The sweet smell of basil drifted down the hallways of Discovery High School in late May. Parents, teachers, and neighbors anxiously chased the scent down to classroom 279, where Steven Ritz and his science classes hosted a Farmers Market and Edible Plant Sale.
At the event, guests were not only able to purchase a selection of fresh veggies, plants, and flowers, but also learn about the unique science curriculum Ritz has created.
“This is my portable science lab,” Ritz explained. “Unlike software that gets outdated and textbooks which are expensive; this room is a constant learning resource.” Ritz says he started bringing plants into the classroom in order to give his students a hands on lesson. But what began as a science teacher’s teaching tool has now grown into a mission to make the entire borough eat and grow healthy food.
Ritz, recent winner of ABC’s Above and Beyond Award (which will air on ABC on June 18th at 7 p.m.), explains that the Green Bronx Machine (the new name for his holistic “green” empowerment program) is much more than just part of his class. “I have students in my classroom before and after school,” Ritz says. “It just goes to show you the real interest they have.”
The biology and earth science teacher began using farming and gardening in his classes in 2005. Back then, Ritz said he used to take his classes outside to clean up abandoned lots and plant gardens. “We cleaned up 35-50 cubic yards of trash and ended up growing 3,000-5,000 pounsa of food,” Ritz said. In addition, Ritz said that the students involved in what was then called the Green Team, went from skipping half of their classes to graduating on time.
Discovery student Steven Portes admits that “wasn’t really into it” when he first learned about plants and gardening in Ritz’s class two years ago.” But later he decided to join the Green Bronx Machine and realized that being part of the program made him actually want to come to school.
“It really motivated me,” he says, adding that before he joined the program he was not going to be able to graduate on time. But now, Portes has passed the biology Regents exam and will graduate in the coming weeks.
Ritz utilizes a unique gardening technology created by Green Living Technologies in Boston, in which the students plant seeds in vertical shelves, which stand in the back of the classroom.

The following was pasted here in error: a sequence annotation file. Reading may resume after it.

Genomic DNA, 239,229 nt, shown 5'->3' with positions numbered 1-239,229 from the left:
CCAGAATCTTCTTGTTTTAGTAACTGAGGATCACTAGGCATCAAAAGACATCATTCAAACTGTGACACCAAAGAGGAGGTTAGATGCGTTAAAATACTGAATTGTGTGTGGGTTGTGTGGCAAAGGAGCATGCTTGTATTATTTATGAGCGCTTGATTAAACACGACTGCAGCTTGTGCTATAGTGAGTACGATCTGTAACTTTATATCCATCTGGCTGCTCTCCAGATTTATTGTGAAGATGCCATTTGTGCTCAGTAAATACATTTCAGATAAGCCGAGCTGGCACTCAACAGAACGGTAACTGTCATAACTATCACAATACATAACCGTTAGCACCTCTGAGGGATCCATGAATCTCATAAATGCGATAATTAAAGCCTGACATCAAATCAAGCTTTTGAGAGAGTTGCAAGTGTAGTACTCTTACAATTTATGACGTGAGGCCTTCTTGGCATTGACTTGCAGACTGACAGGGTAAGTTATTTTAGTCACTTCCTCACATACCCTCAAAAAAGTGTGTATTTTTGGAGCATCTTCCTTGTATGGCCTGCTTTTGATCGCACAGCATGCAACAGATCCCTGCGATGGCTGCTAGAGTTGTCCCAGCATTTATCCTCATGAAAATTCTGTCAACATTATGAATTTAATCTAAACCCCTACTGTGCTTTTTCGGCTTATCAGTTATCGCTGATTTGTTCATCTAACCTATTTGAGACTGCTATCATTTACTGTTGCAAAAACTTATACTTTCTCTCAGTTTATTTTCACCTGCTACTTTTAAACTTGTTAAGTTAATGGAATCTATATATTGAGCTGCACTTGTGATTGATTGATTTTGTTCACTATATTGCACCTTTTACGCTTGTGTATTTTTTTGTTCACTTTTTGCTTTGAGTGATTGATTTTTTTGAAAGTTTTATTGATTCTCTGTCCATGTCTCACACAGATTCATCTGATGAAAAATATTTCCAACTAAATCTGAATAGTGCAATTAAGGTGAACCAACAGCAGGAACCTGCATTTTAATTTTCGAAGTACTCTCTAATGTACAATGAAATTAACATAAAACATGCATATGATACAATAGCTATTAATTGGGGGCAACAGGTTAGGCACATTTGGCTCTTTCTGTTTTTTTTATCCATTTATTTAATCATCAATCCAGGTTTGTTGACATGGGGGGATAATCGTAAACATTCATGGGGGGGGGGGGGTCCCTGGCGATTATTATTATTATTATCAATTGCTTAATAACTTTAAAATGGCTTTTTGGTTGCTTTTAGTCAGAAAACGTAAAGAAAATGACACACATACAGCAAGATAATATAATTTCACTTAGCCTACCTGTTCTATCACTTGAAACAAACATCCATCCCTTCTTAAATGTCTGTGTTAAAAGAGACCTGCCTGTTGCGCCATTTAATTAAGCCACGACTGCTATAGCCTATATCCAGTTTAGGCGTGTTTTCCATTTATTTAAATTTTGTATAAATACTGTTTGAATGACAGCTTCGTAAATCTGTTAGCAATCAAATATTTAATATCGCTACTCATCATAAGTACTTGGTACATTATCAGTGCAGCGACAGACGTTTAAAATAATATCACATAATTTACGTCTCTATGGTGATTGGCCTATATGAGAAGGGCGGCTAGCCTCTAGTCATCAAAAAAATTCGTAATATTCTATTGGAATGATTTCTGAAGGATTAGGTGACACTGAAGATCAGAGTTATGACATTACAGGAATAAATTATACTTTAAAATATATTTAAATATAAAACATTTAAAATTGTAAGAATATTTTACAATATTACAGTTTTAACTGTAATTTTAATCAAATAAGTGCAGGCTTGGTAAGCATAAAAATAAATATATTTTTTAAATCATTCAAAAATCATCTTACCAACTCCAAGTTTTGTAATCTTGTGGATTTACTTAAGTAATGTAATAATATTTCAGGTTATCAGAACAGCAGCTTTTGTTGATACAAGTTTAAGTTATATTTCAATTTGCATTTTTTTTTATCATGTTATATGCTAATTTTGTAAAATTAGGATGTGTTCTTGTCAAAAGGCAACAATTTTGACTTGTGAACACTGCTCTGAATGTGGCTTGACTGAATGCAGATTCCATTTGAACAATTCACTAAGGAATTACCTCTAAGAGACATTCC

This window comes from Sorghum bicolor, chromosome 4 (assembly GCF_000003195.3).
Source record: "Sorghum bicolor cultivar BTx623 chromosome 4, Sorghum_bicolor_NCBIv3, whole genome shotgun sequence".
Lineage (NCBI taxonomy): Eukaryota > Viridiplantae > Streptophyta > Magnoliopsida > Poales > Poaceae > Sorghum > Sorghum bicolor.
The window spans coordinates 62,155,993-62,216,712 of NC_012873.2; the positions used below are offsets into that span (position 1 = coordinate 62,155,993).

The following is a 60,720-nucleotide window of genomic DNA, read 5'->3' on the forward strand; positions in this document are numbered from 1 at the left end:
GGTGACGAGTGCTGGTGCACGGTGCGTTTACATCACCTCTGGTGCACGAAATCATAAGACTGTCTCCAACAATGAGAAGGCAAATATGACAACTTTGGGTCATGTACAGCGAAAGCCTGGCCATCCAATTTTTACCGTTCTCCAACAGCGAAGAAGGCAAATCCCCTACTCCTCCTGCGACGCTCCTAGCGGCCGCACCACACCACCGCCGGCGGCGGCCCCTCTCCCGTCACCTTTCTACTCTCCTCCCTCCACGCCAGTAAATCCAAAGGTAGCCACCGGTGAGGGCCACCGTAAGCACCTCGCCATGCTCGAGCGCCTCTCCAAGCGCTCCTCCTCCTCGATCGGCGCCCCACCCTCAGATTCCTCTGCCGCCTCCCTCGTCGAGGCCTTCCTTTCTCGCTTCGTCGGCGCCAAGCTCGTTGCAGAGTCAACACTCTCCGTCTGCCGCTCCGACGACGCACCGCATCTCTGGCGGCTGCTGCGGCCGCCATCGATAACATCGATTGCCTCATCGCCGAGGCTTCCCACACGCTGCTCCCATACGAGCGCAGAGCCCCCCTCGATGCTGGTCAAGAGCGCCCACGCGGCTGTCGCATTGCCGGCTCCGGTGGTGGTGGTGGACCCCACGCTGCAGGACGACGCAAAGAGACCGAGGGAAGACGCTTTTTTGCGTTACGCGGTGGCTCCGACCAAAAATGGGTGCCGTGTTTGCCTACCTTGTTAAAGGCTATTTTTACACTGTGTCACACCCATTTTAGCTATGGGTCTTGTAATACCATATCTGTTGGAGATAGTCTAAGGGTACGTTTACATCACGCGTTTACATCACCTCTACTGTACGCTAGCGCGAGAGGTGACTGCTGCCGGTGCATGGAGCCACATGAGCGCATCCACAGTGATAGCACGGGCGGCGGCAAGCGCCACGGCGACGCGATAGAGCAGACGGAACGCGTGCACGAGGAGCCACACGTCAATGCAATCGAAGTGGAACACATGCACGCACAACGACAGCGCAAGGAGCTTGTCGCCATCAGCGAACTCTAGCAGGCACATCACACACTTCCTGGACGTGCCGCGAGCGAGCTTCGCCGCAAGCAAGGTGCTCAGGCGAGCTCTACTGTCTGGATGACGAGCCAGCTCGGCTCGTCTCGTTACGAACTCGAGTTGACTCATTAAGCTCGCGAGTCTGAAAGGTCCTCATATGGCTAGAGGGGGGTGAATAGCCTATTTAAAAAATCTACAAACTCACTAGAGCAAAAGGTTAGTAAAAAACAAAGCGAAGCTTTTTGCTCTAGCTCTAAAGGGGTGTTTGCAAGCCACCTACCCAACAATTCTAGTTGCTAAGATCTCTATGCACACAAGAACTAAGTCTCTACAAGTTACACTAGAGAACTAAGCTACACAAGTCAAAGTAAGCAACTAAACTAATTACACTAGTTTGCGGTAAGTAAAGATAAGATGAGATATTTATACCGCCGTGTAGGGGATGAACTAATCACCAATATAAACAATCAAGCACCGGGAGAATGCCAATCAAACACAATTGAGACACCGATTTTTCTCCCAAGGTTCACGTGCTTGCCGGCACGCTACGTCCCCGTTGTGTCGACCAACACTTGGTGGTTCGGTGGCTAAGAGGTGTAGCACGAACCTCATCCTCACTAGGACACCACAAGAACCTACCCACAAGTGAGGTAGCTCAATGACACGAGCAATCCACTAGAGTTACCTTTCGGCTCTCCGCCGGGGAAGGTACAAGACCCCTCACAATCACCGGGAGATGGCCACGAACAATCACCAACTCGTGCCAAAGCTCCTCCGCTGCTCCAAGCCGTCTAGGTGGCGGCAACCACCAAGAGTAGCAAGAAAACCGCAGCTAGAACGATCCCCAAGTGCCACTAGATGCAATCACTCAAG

Produce Pete of Weekend Today on WNBC, who attended the market, said that for too long people have said: “I’d like to grow stuff, but I don’t have enough space.” This technology proves that lack of space is no longer a valid excuse.
“I’m just amazed,” he said, with tomato in hand. “This is more than just growing stuff, this is keeping the kids off the streets and helping them find something to do. This teaches them responsibility, and how to take care of something.”
“We’re not just growing vegetable, we’re growing citizens and engaged communities,” Ritz said.
“You have no idea how many lives are affected by this program,” Discovery student Netali Sorian said. “So many people who are used to the street life come here and get a whole new perspective.”
Students say their success has been validated by all the attention they have received. “People outside our schools want us to show them how to use and build this kind of technology,” said 16-year-old Stephen Barnes .
Ritz said Green Bronx Machine is the youngest certified workforce in America. Students who wish to join the workforce can participate in a training program, sponsored by Green Living Technologies, in order to become certified workers. The training program has three components: academic, vocational and field work.
After completing the training program and receiving a certificate from the Bronx Borough President, students are hired to work in all sorts of locations. Last summer Portes went from the South Bronx to the South Hamptons, where he was hired to plant roof gardens and other green technology.
“It’s about green minds, green hearts, green jobs, and green technology,” Ritz says. “We are trying to transform the borough. Bronx County has the highest number of food stamps in New York State,” Ritz explained. “People can use these food stamps to buy edible plants and create a self sustaining indoor garden.” Ritz and his Green Bronx Machine hope to get everyone in the Bronx eating and growing healthy foods.
The Green Bronx Machine is getting ready for their national launch on June 22, from 6 to 9 p.m. at Caf